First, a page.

Tag Archives: New York City

The Upper West Side: A Vast Culinary Wasteland

Citrus

It really saddens me to say this, but my new neighborhood is a vast culinary wasteland.

Sure, I haven’t eaten out nearly as much as I used to. The economy and the fabled NYC cost of living increase has certainly taken their toll. However, the wife and I have tried several eateries in the past month and a half, and we were not impressed.

To wit:

Citrus (photo above)

This restaurant is only a few block from my apartment and boasts “Latin fare with Asian flair.” It’s a fun motto, which is matched by the almost clubby atmosphere of the interior. It’s a modern place, very glossy looking, with the patronage to match.

Unfortunately, the food’s not very good.

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Blogging Fail

new_york_city_home

In which I apologize for a distinct lack of posting and explain why that is.

  1. Work has been a madhouse.
  2. I went on vacation.
  3. I moved.
  4. I moved.
  5. I moved.

The good news? I moved to New York City. Or maybe that’s a bad thing, considering how many food bloggers are already here and doing a damn better job than me.

Anyway, I hope to be getting this blog back into fighting shape by September, so please stay tuned!

Friend of a Farmer

2friendofafarmer

The one word I would use to describe Friend of a Farmer, a country restaurant in the middle of Manhattan’s Gramercy neighborhood, is “oasis.”

This is not a restaurant one would expect in the New York suburbs, let alone in the city itself. The closest thing I can compare it to – although it’s painful to do so – is Cracker Barrel. There’s the creaky, natural wood floors, the rural decor and homey, comfort food.

But unlike that bastion of roadside diversion, Friend of a Farmer has the advantage of being one little place within the controlled chaos that is New York City. As a stand-alone shop, the place is not trafficking in mass food in a faux setting with questionable service. Our server was extremely friendly (although with a punkish vibe that would be unwelcome in Kansas) and the cozy atmosphere seemed stripped wholesale from a real country house.

And the food was mmm-mmm good! I honestly can’t remember the appetizers, but it’s hard to forget the entrees, especially when three of the four of our party ordered the same thing. This was the Fresh Roasted Turkey (cornbread stuffing, mashed potatoes, vegetables, fresh cranberry sauce & giblet gravy), a Thanksgiving meal on a plate. Enjoyed by my wife, my friend and his fiance, the food captured the quintessential family feel, with succulent pieces of turkey and accouterments worthy of any hard-cooking mom (or dad).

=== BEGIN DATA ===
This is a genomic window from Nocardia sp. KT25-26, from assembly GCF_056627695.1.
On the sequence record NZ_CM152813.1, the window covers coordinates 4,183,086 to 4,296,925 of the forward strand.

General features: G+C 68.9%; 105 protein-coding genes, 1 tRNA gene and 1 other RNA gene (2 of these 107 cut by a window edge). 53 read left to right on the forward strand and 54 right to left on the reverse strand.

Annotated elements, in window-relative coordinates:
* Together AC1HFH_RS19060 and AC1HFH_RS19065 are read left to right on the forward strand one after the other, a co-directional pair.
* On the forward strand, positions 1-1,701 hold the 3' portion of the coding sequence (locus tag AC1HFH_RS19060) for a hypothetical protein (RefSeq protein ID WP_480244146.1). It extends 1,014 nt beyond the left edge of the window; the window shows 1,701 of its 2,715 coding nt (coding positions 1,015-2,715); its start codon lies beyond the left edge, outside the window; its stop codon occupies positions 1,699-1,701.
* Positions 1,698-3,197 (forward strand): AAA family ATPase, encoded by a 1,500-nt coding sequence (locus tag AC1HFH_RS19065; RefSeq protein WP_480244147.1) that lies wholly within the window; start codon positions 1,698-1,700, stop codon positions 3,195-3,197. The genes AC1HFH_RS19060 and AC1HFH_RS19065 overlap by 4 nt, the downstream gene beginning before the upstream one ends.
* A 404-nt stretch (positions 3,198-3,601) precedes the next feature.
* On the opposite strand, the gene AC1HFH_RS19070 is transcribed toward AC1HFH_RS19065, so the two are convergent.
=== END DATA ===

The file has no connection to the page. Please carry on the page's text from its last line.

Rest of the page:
I, of course, picked the least country item on the menu: Honey Glazed Shrimp (mixed greens, mandarin oranges, pears, maytag blue cheese & grapes with a sesame ginger mandarin dressing). This was because 1. I had a big, heavy lunch and 2. my stomach was bothering me, probably because of 1. The salad was extremely tasty, with the tang of the various fruit playing off the sweetness of the shrimp and creaminess of the cheese. It was certainly well-balanced, but I could have used a few more shrimp and definitely more pear.

For dessert… PIE! I would have been extremely disappointed if a place like this didn’t offer at least one homemade pie. Luckily, the restaurant has a mini-bakery in its kitchen, offering a bunch of warm, carby goodies.  Both couples went with the delicious apple crumb pie, a la mode. At first they had run out of vanilla ice cream, but managed to find some tucked away in the back. Between the gooeyness of the pie and the lightness of the ice cream, this was the perfect capper to a country meal.

Since Friend of a Farmer is now a friend of mine, I think I’ll return for breakfast… and brunch… and lunch… and more dinner. Care to join me?

$1 Fruit

I bought an apple today. It cost $1.00.

That is way too much to pay for a piece of fruit.

Food Cart Craziness

Everywhere I look, someone’s writing about food carts.

Details magazine just put up a compilation of the best in the nation. Then there’s one of my new favorite sites, Midtown Lunch, who do a semi-scientific survey of the meat-over-rice carts around the area of Bryant Park. It’s a piece they like to call Street-Meat-Palooza.

Even the UPenn crowd is getting more sophisticated about their carts. The new Penn Food Trucks site carefully rates, organizes and maps the various mobile eateries around campus.

So, why the increased focus on food carts? Maybe it’s the economy, or maybe it’s just the personalities.

But one thing’s for certain: those people you buy all this luscious food from aren’t just vendors. They’re members of the human race.

If you still have the energy, check out the only cart I wrote up in Philly.

An Italian Town

As if there was any real doubt, New York is an Italian city.

I know it’s known as the great melting pot, and you can find cuisine from all corners of the globe there. But the standard, go-to food of choice has and always will be Italian.

It’s no surprise, then, that my first two NYC restaurant experiences since returning to the area have been at Italian restaurants. One was surprisingly good, the other… not so much.

CIBO

Located on a nondescript block on 2nd Avenue (near 41st), Cibo would like you to think they serve “contemporary American cuisine with Tuscan-inspired influences.” Really, it’s the other way around.

Not that that’s a bad thing. I love Tuscan food and culture, and appreciate when a chef at least attempts to modernize it. And when the food succeeds under the pressure of a party of more than 20 people, it’s all the more impressive.

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